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Lords of Dogtown

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A sports biopic for the counterculture that doesn’t quite stick the landing.

Image of Lords of Dogtown

Catherine Hardwicke/USA/ 2005/ 107 minutes

On Dual Format (Blu-ray & DVD) now.

Ever watched someone balance on a wee sliver of wood and wheels and hurl themselves down a vertical slope at breakneck speeds and wonder how on earth did that became a thing? Well, three contributing factors; pools across Los Angeles being emptied due to a statewide drought, the development of polyurethane skateboard wheels, and a group of young surfers from LA’s Venice Beach who figured that combining those first two things might be kinda rad.

Lords of Dogtown recounts the rise of the Zephyr Competition Team, in particular its three star members Jay Adams (Emile Hirsch), Tony Alva (Victor Rasuk) and Stacy Peralta (John Robinson), from bored surfer kids to skateboarding’s first true legends. Formed in the mid-1970s by surf shop owner Skip Engblom (Heath Ledger), the ‘Z-Boys’ brought their aggressive surfing style onto land, reshaping skateboarding into the extreme sport it’s known as today.

On the surface, Lords of Dogtown is a sports biopic, albeit one for the counterculture (the cliched training montage becomes a riotous sequence where the Z-Boys sneak into the gardens of the prosperous to skate their emptied-out pools). At it’s heart it’s a personal story of a group of friends brought together by a shared passion and subsequently torn apart by the pressures of the success. It’s here that the film is most successful; the young ensemble is convincing as group of close friends and, later, rivals once fame and fortune take their toll.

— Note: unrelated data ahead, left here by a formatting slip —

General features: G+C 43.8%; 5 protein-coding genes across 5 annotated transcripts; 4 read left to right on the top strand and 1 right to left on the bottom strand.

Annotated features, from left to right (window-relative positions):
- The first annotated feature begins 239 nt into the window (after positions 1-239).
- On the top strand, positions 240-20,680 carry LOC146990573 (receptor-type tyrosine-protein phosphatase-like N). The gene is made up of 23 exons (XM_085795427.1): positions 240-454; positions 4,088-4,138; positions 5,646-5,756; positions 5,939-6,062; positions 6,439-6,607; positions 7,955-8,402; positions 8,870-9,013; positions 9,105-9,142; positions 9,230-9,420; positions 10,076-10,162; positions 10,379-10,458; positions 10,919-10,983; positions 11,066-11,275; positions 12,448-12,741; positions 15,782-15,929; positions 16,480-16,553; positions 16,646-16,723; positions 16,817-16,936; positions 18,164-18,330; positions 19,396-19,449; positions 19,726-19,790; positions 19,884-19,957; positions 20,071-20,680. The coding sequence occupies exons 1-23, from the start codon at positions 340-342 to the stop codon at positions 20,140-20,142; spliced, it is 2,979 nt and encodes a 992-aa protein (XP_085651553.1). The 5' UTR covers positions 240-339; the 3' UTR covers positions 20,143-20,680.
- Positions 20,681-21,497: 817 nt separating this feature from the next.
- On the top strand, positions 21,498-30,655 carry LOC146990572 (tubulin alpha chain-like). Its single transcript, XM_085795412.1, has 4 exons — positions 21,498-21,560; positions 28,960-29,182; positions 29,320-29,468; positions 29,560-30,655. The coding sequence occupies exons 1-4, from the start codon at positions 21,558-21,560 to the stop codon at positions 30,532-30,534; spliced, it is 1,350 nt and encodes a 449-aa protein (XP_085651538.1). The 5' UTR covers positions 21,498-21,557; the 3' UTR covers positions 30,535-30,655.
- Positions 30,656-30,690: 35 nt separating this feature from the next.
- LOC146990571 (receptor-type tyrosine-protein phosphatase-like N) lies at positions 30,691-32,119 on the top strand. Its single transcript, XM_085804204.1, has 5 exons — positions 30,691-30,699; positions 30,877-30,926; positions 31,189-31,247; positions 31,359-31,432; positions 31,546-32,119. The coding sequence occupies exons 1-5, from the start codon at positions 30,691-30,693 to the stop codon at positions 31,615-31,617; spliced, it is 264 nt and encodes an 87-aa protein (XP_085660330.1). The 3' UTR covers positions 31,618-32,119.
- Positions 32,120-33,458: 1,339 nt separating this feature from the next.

It’s a shame then that the cast is often having to struggle against a clumsy script keen to paint the group as lovable rogues but overlooking the ‘lovable’ part. It’s initially difficult to connect with the characters, leaving what could otherwise be intense or moving scenes falling somewhat flat.

Inventive surfing and skating cinematography results in some thrilling sequences that are a joy to watch though. The lo-fi camerawork works well with the mid-70s setting, and barring one or two minor anachronisms (a Black Flag t-shirt in 1976..?), Catherine Hardwicke’s direction and a standout soundtrack help carve out a convincing place and time.

The Z-Boys ascent to fame, and their lasting impact on skateboarding, is an interesting story that deserves telling. It’s arguably been better told before, however, in 2001’s Dogtown and Z-Boys, the documentary that preceded the drama. As entertaining, even thrilling at times,  as Lords of Dogtown is, it’s hampered by inconsistent writing and adds little to a tale already told.